Cyber-war trends: good, bad, and scary
The attention paid to Chinese cyberwarfare may be increasing, and warnings of doomsday from the government correspond to the new attention, but a new report from Mandiant, the company hired by The New York Times to cleanse their servers after a Chinese attack, suggests that, at long last, private companies are beginning to devote the resources required to fend off these deaths by a thousand cuts.
In the past, embarrassment, risk aversion, and a sense that if a state does it, our state has to respond to it, has prevented the development of cyber-defense best practices, even for companies that control big systems that touch our lives daily. In 2011, only 6 percent of Mandiant clients discovered a cyber intrusion on their own. In 2012, 37 percent discovered the intrusion before Mandiant set up a wall around their systems. Mandiant also says that the average time of the attack is down by about 40 percent, suggesting that counter-measures work as a deterrent. Still, fully two-thirds of attacked companies were not aware of it until an external source like Mandiant informed them about it.
At the same time, attacking techniques are getting more efficient. It's easier for attackers to map networks now. And it's easier to identify meaty morsels to steal or compromise.
Mandiant says that, according to its research, defense companies are the most frequent targets of APT1 — "Advanced Persistent Threat 1," which refers to a specific and controlled campaign of cyber espionage by a single military entity in China. Oil and gas and other energy companies are next, followed by financial institutions. The targeting of media has increased threefold, from 2 percent to 7 percent.
China has figured out that small companies with expensive secrets often outsource their information technology services to larger defense companies, and often will use the outsourced firm as a mechanism to get to their real target. General IT service providers are also used as a mechanism to infiltrate real targets. Indeed, Chinese hackers will often implant malware on the network and wait until a chance comes to compromise the intended target. This suggests a very high degree of coordination and planning.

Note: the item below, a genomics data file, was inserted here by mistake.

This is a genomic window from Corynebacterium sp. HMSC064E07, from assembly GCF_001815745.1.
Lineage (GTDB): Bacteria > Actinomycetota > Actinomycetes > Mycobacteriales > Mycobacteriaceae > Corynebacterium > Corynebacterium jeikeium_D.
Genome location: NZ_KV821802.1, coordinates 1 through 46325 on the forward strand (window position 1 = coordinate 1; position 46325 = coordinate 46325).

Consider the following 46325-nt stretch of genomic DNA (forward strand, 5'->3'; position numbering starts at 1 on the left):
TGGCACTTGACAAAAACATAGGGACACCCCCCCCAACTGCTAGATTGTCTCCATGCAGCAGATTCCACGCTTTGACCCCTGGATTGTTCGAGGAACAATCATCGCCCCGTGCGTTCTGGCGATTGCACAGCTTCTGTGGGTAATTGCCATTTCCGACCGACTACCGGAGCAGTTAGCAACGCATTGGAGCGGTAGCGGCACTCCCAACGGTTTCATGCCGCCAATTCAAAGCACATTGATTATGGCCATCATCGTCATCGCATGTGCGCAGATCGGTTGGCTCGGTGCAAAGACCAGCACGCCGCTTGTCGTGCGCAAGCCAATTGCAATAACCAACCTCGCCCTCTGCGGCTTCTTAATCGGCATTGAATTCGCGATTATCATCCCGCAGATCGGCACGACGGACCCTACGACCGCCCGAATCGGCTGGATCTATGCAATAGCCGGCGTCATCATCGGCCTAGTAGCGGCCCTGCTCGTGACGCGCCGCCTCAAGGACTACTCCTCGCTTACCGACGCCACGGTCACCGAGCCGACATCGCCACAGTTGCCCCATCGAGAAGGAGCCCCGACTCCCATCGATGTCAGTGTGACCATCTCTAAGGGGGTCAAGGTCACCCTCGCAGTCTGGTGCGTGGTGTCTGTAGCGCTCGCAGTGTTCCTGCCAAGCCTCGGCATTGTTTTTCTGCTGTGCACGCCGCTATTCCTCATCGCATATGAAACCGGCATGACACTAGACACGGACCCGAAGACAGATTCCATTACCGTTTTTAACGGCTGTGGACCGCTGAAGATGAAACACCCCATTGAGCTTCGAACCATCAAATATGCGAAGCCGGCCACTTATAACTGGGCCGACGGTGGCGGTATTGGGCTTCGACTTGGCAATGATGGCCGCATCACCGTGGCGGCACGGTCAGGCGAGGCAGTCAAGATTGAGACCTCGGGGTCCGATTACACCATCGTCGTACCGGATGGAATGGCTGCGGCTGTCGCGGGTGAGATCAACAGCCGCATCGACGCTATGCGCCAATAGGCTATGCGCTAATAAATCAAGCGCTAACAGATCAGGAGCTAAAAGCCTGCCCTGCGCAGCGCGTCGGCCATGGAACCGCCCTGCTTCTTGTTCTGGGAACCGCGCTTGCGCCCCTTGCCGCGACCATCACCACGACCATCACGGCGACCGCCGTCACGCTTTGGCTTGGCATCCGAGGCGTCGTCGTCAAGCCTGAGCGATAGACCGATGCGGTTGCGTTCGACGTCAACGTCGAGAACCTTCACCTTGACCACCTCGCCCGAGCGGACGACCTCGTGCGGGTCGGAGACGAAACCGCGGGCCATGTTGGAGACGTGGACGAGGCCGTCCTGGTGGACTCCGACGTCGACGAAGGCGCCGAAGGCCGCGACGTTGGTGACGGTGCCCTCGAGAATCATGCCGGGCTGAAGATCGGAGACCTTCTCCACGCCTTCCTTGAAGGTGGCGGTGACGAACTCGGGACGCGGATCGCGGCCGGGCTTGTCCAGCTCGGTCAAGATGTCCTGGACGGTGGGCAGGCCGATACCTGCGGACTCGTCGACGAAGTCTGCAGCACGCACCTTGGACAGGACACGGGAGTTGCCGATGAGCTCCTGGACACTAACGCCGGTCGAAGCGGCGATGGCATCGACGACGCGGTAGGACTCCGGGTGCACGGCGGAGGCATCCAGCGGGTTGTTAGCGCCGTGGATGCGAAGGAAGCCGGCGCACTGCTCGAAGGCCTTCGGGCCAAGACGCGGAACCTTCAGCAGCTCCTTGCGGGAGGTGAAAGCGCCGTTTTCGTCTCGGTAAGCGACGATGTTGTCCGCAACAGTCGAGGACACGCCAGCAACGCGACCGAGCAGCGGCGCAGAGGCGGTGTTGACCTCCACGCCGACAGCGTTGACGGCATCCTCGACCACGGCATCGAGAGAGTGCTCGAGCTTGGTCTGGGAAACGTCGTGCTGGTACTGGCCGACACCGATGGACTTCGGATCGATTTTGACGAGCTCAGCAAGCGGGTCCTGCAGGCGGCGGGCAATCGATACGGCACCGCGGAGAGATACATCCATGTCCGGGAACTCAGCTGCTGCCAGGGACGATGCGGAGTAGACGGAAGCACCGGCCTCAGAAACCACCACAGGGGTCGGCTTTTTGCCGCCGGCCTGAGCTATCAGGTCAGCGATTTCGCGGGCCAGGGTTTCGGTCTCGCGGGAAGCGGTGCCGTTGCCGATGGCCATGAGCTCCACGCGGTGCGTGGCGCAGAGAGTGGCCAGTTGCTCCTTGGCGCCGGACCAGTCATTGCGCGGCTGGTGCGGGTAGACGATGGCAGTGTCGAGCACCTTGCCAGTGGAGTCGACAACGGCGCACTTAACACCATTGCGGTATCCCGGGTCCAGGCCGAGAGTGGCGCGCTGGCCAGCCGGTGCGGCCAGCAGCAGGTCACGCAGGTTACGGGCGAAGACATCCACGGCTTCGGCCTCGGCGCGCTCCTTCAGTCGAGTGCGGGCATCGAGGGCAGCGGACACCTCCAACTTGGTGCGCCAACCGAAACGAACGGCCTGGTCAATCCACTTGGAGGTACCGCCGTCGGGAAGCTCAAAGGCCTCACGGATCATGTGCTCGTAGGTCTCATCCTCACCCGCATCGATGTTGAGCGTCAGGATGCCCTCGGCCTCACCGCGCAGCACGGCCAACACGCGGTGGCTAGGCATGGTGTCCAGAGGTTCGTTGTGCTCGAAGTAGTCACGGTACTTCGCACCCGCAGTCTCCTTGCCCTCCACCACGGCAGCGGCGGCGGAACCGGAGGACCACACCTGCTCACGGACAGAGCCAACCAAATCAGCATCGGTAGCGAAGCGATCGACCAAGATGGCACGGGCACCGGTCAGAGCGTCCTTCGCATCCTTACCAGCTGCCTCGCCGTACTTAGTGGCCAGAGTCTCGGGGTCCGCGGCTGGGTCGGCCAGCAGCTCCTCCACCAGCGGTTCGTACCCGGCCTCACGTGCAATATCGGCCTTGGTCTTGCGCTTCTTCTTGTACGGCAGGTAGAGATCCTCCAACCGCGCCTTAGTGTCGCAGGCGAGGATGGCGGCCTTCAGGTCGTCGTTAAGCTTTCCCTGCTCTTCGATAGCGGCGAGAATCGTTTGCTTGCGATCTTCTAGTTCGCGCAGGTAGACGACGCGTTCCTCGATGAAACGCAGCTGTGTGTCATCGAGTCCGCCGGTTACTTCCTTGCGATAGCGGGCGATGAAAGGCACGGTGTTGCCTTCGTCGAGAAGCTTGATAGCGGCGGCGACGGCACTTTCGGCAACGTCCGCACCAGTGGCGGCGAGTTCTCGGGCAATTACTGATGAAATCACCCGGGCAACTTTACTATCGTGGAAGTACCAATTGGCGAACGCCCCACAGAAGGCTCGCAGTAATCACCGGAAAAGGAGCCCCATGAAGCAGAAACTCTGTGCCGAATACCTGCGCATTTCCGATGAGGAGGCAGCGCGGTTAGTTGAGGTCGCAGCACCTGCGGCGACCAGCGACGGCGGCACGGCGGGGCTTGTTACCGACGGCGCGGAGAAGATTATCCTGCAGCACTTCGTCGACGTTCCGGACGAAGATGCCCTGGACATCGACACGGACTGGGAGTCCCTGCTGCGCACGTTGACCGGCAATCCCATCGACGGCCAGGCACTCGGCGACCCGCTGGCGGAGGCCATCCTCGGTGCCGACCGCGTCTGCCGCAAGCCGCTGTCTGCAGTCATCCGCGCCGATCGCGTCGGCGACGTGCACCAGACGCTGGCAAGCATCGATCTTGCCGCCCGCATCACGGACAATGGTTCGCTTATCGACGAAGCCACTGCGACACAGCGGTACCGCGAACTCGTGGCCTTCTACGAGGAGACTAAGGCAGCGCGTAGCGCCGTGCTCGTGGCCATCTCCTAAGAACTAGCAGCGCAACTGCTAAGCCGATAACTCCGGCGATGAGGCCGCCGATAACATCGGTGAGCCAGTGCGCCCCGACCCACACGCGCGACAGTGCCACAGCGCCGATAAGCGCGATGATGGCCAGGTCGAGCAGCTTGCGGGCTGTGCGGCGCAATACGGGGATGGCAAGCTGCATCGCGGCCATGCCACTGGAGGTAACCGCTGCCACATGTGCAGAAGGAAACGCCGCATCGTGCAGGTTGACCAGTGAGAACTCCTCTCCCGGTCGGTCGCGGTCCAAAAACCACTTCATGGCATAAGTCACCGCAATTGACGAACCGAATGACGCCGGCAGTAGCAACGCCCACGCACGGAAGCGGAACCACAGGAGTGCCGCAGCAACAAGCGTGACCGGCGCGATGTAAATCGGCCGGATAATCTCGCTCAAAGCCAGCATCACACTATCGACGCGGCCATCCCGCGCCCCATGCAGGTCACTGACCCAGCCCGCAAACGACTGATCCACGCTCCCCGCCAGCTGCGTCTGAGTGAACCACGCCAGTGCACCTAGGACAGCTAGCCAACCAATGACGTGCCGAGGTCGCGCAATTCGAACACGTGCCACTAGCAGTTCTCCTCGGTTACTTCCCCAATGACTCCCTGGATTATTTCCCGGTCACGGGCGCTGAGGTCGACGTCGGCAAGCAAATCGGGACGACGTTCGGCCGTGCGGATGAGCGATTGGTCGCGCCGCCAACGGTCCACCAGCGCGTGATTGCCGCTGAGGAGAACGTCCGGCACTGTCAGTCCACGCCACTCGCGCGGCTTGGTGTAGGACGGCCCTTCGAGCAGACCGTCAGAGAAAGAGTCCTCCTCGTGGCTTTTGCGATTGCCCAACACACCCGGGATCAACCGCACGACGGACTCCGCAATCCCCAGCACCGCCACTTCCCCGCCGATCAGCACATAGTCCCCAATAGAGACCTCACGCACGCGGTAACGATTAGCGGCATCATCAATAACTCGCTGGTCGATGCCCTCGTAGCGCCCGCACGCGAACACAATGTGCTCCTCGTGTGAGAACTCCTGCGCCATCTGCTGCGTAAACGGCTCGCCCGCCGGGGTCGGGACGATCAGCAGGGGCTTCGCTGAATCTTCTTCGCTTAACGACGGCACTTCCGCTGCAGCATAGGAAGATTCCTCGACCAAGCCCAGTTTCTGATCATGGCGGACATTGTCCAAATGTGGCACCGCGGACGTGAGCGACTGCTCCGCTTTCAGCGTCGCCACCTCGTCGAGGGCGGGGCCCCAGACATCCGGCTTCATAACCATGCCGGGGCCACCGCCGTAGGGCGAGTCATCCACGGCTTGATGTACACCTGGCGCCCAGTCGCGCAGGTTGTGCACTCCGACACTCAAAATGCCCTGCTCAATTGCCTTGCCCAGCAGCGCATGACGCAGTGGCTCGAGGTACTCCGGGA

Intelligence gathering is a hallmark of sophisticated Chinese hacking; the idea of network reconnaissance in the cyber world is analogous to what the CIA does in mapping out a terrorist network. Before acting, they spend months, if not years, figuring out the organizational chart, figuring out the vulnerabilities, looking for couriers and points of connection, and then attacking when their picture is of a high enough fidelity. Additionally, the correspondence between the technology stolen and the needs of Chinese industry is very close. Even when companies detect and rid themselves of the threat, Chinese hackers are likely to re-attack the same enterprise 40 percent of the time.
The most interesting part of Mandiant's report is what they have to say about the PLA unit that is likely responsible for the largest and most damaging cyber-intrusions: Unit 61398, which is organized as a discrete intelligence unit under the PLA's General Staff Department's 3rd Department, which is responsible for military intelligence. The New York Times has reported some of it, but Mandiant goes into more detail in their new report.
Mandiant has also decided to be helpful to companies it does not do business with. It's releasing what it knows about the Unit's techniques, which will give U.S. companies a better sense of how to defend against them. China will come up with new techniques, and the old ones will still work for a while, but the open-sourcing of this information will benefit everyone. It hardens the target, assuming that Americans take it seriously.